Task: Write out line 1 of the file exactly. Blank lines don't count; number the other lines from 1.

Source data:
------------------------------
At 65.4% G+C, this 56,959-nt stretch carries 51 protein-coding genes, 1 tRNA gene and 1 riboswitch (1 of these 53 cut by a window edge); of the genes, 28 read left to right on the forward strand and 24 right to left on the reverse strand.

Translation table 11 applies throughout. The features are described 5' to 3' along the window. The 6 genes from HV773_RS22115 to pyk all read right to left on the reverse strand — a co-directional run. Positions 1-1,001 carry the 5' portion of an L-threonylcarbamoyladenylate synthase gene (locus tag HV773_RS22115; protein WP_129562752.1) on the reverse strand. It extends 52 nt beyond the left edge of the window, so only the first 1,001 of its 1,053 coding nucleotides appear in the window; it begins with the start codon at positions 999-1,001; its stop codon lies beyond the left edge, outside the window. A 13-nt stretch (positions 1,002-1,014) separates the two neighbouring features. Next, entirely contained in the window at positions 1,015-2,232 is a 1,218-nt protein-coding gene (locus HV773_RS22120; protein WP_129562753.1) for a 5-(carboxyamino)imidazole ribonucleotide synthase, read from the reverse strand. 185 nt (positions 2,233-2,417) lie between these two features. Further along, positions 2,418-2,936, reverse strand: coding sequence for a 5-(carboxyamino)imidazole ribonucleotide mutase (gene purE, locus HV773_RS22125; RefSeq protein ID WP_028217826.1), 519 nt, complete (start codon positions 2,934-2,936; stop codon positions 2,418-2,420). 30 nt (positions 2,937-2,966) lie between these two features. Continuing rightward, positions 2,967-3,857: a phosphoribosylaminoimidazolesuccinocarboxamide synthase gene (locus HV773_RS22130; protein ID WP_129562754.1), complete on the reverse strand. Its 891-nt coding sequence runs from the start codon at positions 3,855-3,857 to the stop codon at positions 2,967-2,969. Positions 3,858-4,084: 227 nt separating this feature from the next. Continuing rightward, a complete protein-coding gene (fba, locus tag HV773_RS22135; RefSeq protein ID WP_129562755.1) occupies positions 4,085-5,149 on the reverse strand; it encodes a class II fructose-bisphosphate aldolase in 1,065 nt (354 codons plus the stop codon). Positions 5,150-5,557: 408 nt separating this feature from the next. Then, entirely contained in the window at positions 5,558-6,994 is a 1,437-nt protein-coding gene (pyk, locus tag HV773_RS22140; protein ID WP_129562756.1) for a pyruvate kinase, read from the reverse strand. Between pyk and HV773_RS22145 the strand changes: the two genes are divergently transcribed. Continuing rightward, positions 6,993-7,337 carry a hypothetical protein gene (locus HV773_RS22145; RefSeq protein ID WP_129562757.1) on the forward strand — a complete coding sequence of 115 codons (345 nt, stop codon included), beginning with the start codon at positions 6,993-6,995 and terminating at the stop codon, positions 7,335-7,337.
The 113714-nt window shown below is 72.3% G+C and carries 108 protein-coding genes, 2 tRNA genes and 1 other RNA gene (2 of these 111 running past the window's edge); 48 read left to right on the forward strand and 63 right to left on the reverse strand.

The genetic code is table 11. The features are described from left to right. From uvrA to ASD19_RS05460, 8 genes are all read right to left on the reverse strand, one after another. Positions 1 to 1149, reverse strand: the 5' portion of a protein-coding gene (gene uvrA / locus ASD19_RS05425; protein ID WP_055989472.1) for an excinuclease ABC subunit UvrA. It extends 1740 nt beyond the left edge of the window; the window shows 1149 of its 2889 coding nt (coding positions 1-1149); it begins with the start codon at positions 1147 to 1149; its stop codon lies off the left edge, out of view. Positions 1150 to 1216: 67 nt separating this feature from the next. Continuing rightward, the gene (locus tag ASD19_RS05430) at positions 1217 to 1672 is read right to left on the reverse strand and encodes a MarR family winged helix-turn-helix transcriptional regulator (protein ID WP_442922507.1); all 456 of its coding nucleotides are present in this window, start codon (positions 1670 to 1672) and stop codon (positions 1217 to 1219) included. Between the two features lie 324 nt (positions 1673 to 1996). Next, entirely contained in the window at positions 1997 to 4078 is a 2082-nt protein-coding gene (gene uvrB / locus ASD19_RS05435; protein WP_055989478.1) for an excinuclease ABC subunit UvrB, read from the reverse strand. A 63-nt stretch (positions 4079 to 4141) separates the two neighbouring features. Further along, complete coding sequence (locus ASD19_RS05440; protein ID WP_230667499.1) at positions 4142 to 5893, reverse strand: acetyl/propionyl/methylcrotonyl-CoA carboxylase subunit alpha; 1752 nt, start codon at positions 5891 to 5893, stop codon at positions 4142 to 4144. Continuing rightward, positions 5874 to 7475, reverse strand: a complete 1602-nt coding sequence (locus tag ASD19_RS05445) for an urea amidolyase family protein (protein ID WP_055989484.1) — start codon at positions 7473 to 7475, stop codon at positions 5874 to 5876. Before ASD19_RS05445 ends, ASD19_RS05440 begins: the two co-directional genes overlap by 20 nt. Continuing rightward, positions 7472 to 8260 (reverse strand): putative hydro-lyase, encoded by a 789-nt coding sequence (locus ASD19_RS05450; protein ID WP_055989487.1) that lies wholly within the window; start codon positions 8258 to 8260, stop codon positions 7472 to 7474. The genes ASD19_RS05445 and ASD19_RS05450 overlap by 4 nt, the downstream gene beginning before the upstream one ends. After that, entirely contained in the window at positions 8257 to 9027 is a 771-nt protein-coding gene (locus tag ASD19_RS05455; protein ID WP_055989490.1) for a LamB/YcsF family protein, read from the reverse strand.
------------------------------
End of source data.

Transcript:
At 65.4% G+C, this 56,959-nt stretch carries 51 protein-coding genes, 1 tRNA gene and 1 riboswitch (1 of these 53 cut by a window edge); of the genes, 28 read left to right on the forward strand and 24 right to left on the reverse strand.